Confucianism, the philosophical system founded on the teaching of Confucius, who lived from 551 BC to 479 BC, dominated Chinese sociopolitical life for most of the Chinese history and largely influenced the cultures of Korea, Japan, and Indochina. The Confucian school functioned as a recruiting ground for government positions, which were filled by those scoring highest on examinations in the Confucian classics. It also blended with popular and important religions and became the vehicle for presenting Chinese values to the peasants.
The school’s doctrine supported political authority using the theory of the mandate of heaven. It sought to help rulers maintain domestic order, preserve tradition, and maintain a constant standard of living for the tax paying peasants. It trained its followers in generous giving, traditional rituals, family order, loyalty, respect for superiors and for the aged, and principled flexibility in advising rulers. Confucius was China’s first and most famous philosopher. He had a traditional personal name (Qiu) and a formal name (Zhoghi).
Confucius’s father died shortly after Confucius’s birth. His family fell into relative poverty, and Confucius joined a growing class of impoverished descendants of aristocrats who made their careers by acquiring knowledge of feudal ritual and taking positions of influence serving the rulers of the many separate states of ancient China. Confucius devoted himself to learning. At the age of 30, however, when his short-lived official career floundered, he turned to teaching others.
Confucius himself never wrote down his own philosophy, although tradition credits him with editing some of the historical classics that were used as texts in his school. He apparently made an enormous impact on the lives and attitudes of his disciples. Confucianism combines a political theory and a theory of human nature to yield “dao,” a prescriptive doctrine or way. The political theory starts with a Doctrine of political authority from heaven’s command: the ruler bears responsibility for the well being of the people and therefore for peace and order in the empire.
Confucianism emerged as a more coherent philosophy when faced with intellectual competition from other schools that were growing in the schools that were growing in the fertile social climate of pre-imperial China (400-200 BC). Daoism, Mohism and Legalism all attacked Confucianism. A common theme of these attacks was that Confucianism assumed that tradition and convention was always correct. Mencuis (372-289 BC) developed a more idealistic inclination to good behavior that does not require education.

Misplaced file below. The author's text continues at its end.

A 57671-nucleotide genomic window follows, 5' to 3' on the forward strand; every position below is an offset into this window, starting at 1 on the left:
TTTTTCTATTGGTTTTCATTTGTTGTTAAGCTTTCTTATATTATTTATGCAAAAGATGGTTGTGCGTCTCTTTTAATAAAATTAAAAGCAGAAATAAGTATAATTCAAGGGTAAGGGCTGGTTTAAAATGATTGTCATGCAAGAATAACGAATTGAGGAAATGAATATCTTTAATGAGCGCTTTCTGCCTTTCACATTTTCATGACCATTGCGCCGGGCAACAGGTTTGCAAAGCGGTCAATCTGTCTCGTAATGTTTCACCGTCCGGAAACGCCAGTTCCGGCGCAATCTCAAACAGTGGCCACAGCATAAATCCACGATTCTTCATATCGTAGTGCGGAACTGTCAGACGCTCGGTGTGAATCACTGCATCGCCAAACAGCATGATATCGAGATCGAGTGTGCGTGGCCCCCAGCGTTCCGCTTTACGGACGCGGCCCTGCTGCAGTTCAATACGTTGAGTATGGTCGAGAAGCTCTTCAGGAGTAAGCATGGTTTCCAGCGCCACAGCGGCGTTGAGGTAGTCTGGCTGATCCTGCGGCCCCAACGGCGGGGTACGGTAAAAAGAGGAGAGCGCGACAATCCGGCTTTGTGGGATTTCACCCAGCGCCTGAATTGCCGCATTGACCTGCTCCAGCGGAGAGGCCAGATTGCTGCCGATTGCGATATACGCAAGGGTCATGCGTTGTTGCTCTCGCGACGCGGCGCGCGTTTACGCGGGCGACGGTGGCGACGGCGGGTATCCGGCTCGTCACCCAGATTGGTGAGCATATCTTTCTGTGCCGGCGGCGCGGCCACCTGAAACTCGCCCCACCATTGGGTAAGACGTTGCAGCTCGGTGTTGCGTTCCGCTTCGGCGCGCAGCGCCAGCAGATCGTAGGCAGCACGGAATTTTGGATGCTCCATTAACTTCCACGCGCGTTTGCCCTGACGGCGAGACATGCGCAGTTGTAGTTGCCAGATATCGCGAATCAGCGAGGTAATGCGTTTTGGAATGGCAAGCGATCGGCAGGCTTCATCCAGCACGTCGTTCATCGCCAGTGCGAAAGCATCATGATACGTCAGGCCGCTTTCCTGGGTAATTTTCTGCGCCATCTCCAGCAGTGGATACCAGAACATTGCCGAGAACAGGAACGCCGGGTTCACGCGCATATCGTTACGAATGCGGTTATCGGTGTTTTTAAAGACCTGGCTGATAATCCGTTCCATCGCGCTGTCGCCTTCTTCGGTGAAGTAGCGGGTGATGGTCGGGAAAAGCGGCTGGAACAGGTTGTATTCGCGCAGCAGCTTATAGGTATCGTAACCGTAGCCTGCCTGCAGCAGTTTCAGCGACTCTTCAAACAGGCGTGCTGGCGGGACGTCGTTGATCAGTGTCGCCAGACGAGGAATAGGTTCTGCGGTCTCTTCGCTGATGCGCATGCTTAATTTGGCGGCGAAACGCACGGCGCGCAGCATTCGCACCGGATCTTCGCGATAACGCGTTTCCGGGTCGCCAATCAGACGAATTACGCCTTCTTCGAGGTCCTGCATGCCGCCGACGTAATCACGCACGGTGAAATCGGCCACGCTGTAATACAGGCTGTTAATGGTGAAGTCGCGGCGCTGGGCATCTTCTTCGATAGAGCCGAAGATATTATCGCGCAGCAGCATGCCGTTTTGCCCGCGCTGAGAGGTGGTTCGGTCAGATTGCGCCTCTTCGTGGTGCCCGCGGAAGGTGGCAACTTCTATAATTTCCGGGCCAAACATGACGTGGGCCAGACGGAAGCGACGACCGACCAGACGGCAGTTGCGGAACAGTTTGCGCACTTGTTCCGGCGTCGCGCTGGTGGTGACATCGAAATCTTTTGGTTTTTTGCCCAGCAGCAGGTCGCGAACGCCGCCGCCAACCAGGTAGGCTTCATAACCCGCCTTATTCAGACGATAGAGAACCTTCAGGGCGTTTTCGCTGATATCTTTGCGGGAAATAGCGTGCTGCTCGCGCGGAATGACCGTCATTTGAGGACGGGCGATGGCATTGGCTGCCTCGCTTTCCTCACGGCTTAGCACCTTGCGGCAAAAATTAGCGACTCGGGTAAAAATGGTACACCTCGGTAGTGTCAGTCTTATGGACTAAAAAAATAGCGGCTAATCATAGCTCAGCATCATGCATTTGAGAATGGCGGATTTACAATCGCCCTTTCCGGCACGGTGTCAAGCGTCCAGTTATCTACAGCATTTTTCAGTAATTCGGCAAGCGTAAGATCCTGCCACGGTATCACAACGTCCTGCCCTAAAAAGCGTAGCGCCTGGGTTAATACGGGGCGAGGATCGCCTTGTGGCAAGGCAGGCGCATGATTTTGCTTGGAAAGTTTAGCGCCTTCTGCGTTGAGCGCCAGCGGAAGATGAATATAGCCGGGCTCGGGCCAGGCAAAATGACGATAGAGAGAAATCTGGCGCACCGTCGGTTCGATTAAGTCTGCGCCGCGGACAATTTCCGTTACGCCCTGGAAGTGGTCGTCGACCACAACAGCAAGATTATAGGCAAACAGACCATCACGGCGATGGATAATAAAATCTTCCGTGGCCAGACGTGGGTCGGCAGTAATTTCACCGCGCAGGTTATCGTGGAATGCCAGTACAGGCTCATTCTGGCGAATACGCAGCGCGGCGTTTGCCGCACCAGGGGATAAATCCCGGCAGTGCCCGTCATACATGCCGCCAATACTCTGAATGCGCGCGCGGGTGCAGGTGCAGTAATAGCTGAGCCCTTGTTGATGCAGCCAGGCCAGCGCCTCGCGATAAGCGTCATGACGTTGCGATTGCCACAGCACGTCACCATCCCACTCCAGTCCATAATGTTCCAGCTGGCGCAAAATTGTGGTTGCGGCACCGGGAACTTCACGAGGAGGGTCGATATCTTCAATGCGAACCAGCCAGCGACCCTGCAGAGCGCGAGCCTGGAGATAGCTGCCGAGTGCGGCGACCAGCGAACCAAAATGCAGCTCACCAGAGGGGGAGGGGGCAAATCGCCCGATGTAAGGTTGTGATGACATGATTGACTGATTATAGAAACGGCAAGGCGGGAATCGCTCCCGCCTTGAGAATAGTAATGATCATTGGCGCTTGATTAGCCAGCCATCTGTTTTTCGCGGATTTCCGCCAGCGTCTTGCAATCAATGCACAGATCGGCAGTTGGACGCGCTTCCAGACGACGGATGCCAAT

Xun Zi (313- 238 BC) argued that all inclinations are shaped by acquired language and other social forms. Confucianism rose to the position of an official orthodoxy during the Han Dynasty (206 BC – 220 AD). It absorbed the metaphysical doctrines of Yin (the female principle) and Yang (the male principle) found in the Book of Changes and other speculative metaphysical notions. With the fall of the Han Dynasty, Confucianism fell into severe decline. Except for the residual effects of its official status, Confucianism remained philosophically dormant for approximately 600 years.
Confucianism began to revive with the reestablishment of the Chinese dynastic power in the Tang Dynasty (618- 906 AD). The Zen Buddhist, Chan felt that “There is nothing much to Buddhist teaching. ” And, the education offered by Confucist teaching filled the intellectual gap. The Song Dynasty (960 – 1279 AD) produced Neo-Confucianism, which is an interpretation of classical Confucianism doctrine that addressed both Buddhist and Daoist issues. Its development was due mainly to Zhenglo (1032) and Zhengi (1033-1107), but for the orthodox statement of Neo-Confucianism, one turns to Zhu Xi (1130- 1200).
His commentaries on the four scriptures of Confucianism were required study for the imperial civil service examinations. From the beginning of the 1200’s to about 1949 and the communist era in China, Confucianism was the belief that told the peasants of China that the mandate of heaven said that emperors were to rule the Chinese Empire. Because of this philosophy, westerners often viewed the Chinese lifestyle as odd and referred to the Chinese officials as inscrutable.